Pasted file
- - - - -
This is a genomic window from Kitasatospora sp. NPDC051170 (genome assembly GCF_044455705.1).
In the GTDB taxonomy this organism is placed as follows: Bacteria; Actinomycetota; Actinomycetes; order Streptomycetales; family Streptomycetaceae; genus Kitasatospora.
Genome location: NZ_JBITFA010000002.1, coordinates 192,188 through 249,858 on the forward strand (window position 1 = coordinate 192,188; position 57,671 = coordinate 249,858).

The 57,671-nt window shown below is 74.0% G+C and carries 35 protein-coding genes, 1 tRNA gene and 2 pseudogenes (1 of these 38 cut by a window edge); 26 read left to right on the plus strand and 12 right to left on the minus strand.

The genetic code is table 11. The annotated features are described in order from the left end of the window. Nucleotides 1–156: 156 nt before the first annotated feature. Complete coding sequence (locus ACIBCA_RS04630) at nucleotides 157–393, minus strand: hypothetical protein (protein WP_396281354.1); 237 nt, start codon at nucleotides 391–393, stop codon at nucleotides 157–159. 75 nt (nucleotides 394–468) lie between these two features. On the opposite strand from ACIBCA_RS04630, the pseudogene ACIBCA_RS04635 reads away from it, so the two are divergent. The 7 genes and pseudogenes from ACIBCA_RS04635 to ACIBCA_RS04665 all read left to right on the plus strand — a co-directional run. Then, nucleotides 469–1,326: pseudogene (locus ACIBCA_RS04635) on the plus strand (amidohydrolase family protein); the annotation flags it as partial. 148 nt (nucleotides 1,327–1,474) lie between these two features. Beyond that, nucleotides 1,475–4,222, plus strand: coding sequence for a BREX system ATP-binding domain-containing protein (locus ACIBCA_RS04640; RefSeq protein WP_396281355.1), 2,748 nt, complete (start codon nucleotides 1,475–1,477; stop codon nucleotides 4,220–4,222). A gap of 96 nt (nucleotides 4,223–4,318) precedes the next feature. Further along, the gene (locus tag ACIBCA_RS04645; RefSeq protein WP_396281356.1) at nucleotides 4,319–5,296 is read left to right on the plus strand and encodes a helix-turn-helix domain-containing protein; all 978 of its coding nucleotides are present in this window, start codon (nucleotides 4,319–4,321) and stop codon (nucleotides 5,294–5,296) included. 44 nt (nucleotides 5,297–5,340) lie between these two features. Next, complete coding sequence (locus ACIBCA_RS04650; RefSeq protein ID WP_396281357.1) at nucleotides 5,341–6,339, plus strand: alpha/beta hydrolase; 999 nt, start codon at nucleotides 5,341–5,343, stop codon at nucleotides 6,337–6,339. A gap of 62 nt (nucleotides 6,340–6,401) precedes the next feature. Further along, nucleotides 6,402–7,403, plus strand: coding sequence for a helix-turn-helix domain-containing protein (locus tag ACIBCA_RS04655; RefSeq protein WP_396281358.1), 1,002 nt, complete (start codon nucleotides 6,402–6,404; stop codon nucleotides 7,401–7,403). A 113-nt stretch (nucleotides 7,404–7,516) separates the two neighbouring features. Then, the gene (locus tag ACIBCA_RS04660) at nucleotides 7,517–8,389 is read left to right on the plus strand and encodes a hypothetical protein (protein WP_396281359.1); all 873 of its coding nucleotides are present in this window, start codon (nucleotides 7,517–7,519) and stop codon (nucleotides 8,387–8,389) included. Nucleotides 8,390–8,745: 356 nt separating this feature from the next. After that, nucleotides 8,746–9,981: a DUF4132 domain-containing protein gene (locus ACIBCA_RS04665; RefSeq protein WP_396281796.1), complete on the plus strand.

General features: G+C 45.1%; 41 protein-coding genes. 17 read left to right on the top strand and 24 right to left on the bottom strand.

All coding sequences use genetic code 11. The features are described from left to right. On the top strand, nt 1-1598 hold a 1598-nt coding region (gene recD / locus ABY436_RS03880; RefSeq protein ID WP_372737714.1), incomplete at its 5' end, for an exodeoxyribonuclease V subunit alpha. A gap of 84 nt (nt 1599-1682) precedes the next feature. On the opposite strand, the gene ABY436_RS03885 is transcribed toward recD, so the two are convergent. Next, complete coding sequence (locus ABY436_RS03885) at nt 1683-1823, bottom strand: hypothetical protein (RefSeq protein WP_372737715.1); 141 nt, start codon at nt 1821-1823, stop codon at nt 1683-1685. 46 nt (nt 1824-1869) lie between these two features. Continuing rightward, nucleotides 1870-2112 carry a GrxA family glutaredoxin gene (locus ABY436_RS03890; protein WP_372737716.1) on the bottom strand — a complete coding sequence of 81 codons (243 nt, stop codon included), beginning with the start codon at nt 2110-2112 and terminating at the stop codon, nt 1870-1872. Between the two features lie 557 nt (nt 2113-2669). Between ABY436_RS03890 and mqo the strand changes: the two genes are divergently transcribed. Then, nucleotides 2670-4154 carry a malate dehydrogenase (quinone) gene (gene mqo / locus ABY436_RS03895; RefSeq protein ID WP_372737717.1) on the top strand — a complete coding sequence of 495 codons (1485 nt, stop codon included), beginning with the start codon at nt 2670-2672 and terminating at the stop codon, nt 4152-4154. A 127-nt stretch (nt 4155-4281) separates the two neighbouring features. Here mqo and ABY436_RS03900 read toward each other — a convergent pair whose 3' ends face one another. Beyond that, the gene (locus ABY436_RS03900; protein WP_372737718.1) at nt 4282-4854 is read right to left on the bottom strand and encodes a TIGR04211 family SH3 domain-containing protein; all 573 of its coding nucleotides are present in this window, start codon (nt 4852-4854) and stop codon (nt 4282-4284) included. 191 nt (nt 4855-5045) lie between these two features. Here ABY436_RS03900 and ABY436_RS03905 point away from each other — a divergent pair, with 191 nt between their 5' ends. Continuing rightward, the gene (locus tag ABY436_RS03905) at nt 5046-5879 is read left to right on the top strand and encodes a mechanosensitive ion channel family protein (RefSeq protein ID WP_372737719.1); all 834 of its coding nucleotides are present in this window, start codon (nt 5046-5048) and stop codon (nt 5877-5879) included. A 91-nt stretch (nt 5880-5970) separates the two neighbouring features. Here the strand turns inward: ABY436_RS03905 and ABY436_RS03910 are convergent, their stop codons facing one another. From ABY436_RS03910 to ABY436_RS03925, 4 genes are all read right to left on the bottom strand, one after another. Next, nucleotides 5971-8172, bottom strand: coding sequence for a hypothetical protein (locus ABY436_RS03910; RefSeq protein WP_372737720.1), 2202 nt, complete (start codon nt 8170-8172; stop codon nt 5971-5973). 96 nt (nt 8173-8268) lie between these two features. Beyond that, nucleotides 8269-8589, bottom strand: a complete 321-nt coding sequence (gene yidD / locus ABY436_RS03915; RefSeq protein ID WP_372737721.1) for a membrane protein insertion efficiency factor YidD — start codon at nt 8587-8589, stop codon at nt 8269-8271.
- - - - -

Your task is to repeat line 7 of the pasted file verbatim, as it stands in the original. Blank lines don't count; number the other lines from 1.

All coding sequences use genetic code 11. The features are described from left to right. On the top strand, nt 1-1598 hold a 1598-nt coding region (gene recD / locus ABY436_RS03880; RefSeq protein ID WP_372737714.1), incomplete at its 5' end, for an exodeoxyribonuclease V subunit alpha. A gap of 84 nt (nt 1599-1682) precedes the next feature. On the opposite strand, the gene ABY436_RS03885 is transcribed toward recD, so the two are convergent. Next, complete coding sequence (locus ABY436_RS03885) at nt 1683-1823, bottom strand: hypothetical protein (RefSeq protein WP_372737715.1); 141 nt, start codon at nt 1821-1823, stop codon at nt 1683-1685. 46 nt (nt 1824-1869) lie between these two features. Continuing rightward, nucleotides 1870-2112 carry a GrxA family glutaredoxin gene (locus ABY436_RS03890; protein WP_372737716.1) on the bottom strand — a complete coding sequence of 81 codons (243 nt, stop codon included), beginning with the start codon at nt 2110-2112 and terminating at the stop codon, nt 1870-1872. Between the two features lie 557 nt (nt 2113-2669). Between ABY436_RS03890 and mqo the strand changes: the two genes are divergently transcribed. Then, nucleotides 2670-4154 carry a malate dehydrogenase (quinone) gene (gene mqo / locus ABY436_RS03895; RefSeq protein ID WP_372737717.1) on the top strand — a complete coding sequence of 495 codons (1485 nt, stop codon included), beginning with the start codon at nt 2670-2672 and terminating at the stop codon, nt 4152-4154. A 127-nt stretch (nt 4155-4281) separates the two neighbouring features. Here mqo and ABY436_RS03900 read toward each other — a convergent pair whose 3' ends face one another. Beyond that, the gene (locus ABY436_RS03900; protein WP_372737718.1) at nt 4282-4854 is read right to left on the bottom strand and encodes a TIGR04211 family SH3 domain-containing protein; all 573 of its coding nucleotides are present in this window, start codon (nt 4852-4854) and stop codon (nt 4282-4284) included. 191 nt (nt 4855-5045) lie between these two features. Here ABY436_RS03900 and ABY436_RS03905 point away from each other — a divergent pair, with 191 nt between their 5' ends. Continuing rightward, the gene (locus tag ABY436_RS03905) at nt 5046-5879 is read left to right on the top strand and encodes a mechanosensitive ion channel family protein (RefSeq protein ID WP_372737719.1); all 834 of its coding nucleotides are present in this window, start codon (nt 5046-5048) and stop codon (nt 5877-5879) included. A 91-nt stretch (nt 5880-5970) separates the two neighbouring features. Here the strand turns inward: ABY436_RS03905 and ABY436_RS03910 are convergent, their stop codons facing one another. From ABY436_RS03910 to ABY436_RS03925, 4 genes are all read right to left on the bottom strand, one after another. Next, nucleotides 5971-8172, bottom strand: coding sequence for a hypothetical protein (locus ABY436_RS03910; RefSeq protein WP_372737720.1), 2202 nt, complete (start codon nt 8170-8172; stop codon nt 5971-5973). 96 nt (nt 8173-8268) lie between these two features. Beyond that, nucleotides 8269-8589, bottom strand: a complete 321-nt coding sequence (gene yidD / locus ABY436_RS03915; RefSeq protein ID WP_372737721.1) for a membrane protein insertion efficiency factor YidD — start codon at nt 8587-8589, stop codon at nt 8269-8271.